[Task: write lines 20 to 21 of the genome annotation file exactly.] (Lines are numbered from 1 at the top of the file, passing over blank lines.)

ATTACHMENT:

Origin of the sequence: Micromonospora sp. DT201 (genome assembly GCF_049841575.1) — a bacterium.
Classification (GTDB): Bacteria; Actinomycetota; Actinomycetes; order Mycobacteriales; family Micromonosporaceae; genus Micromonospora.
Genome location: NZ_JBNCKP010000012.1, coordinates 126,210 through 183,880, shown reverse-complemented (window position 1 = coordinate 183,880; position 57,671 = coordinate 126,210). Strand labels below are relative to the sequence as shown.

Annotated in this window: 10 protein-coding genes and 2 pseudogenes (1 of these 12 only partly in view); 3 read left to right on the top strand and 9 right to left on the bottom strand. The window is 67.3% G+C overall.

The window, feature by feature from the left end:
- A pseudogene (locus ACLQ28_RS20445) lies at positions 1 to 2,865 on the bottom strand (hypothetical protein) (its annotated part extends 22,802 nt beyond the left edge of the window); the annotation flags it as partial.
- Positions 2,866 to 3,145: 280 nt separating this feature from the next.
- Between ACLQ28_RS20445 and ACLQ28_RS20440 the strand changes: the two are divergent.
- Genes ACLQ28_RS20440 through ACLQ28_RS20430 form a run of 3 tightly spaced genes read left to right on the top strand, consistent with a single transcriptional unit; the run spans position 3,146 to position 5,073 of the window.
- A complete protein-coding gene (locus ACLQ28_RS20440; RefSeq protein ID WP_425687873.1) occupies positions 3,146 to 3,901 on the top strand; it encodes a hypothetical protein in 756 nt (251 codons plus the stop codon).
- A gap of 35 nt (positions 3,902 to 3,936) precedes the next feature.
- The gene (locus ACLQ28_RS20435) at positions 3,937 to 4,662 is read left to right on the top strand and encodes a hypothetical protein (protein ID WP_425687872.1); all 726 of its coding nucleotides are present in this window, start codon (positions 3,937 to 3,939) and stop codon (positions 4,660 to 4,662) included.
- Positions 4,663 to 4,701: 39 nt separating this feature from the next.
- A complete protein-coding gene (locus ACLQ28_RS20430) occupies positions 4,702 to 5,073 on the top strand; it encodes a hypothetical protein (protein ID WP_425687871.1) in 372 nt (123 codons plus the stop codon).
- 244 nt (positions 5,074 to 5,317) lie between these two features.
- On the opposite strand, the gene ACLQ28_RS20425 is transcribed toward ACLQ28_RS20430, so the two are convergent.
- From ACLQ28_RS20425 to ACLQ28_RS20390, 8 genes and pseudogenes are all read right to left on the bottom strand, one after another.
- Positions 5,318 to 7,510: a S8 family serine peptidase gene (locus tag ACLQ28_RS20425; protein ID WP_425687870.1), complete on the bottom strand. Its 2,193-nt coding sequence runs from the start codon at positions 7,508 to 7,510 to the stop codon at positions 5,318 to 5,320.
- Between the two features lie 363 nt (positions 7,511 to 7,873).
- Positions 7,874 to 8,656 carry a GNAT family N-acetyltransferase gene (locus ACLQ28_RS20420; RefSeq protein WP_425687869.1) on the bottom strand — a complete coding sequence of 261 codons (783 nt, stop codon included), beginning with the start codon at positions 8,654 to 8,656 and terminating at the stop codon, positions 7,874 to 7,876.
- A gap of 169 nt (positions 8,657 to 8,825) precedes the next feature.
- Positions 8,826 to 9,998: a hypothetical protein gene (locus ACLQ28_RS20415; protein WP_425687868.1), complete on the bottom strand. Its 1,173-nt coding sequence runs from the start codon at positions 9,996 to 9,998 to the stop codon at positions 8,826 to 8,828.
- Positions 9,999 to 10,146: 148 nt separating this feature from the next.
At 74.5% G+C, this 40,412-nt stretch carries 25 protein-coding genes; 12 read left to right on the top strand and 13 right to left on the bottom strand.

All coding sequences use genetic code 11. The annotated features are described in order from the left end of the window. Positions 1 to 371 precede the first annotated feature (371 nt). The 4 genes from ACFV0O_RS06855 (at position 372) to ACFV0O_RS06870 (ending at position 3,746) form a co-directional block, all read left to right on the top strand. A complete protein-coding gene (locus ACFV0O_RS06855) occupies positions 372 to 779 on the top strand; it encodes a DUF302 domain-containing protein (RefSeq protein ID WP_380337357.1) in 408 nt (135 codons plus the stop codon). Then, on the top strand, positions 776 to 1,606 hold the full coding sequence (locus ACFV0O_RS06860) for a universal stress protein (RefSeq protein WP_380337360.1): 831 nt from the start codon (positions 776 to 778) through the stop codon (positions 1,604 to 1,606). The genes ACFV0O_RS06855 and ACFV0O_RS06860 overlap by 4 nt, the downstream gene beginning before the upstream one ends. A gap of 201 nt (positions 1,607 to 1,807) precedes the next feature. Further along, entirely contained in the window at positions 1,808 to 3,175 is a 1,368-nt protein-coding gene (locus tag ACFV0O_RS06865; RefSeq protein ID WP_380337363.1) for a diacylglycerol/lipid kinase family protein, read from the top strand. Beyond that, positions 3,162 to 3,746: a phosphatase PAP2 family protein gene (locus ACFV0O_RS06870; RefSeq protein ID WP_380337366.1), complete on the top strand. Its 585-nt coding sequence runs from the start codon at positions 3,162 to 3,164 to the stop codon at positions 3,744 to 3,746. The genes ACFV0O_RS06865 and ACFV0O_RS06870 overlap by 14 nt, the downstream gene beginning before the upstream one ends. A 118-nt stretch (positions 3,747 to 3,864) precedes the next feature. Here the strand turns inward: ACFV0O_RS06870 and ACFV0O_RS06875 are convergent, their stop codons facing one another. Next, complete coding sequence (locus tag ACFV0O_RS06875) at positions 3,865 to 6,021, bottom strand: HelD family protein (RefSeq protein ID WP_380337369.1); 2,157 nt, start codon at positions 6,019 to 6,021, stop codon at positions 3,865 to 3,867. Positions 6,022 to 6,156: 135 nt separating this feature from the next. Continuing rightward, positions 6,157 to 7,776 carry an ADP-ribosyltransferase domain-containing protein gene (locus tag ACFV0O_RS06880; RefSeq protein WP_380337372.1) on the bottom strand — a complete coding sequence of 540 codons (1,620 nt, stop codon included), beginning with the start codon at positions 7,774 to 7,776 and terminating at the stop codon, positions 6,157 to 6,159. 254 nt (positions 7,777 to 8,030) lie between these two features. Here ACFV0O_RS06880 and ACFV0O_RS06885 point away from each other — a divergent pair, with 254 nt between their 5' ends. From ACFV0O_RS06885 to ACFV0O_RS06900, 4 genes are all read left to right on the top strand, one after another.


- Positions 7,874 to 8,656 carry a GNAT family N-acetyltransferase gene (locus ACLQ28_RS20420; RefSeq protein WP_425687869.1) on the bottom strand — a complete coding sequence of 261 codons (783 nt, stop codon included), beginning with the start codon at positions 8,654 to 8,656 and terminating at the stop codon, positions 7,874 to 7,876.
- A gap of 169 nt (positions 8,657 to 8,825) precedes the next feature.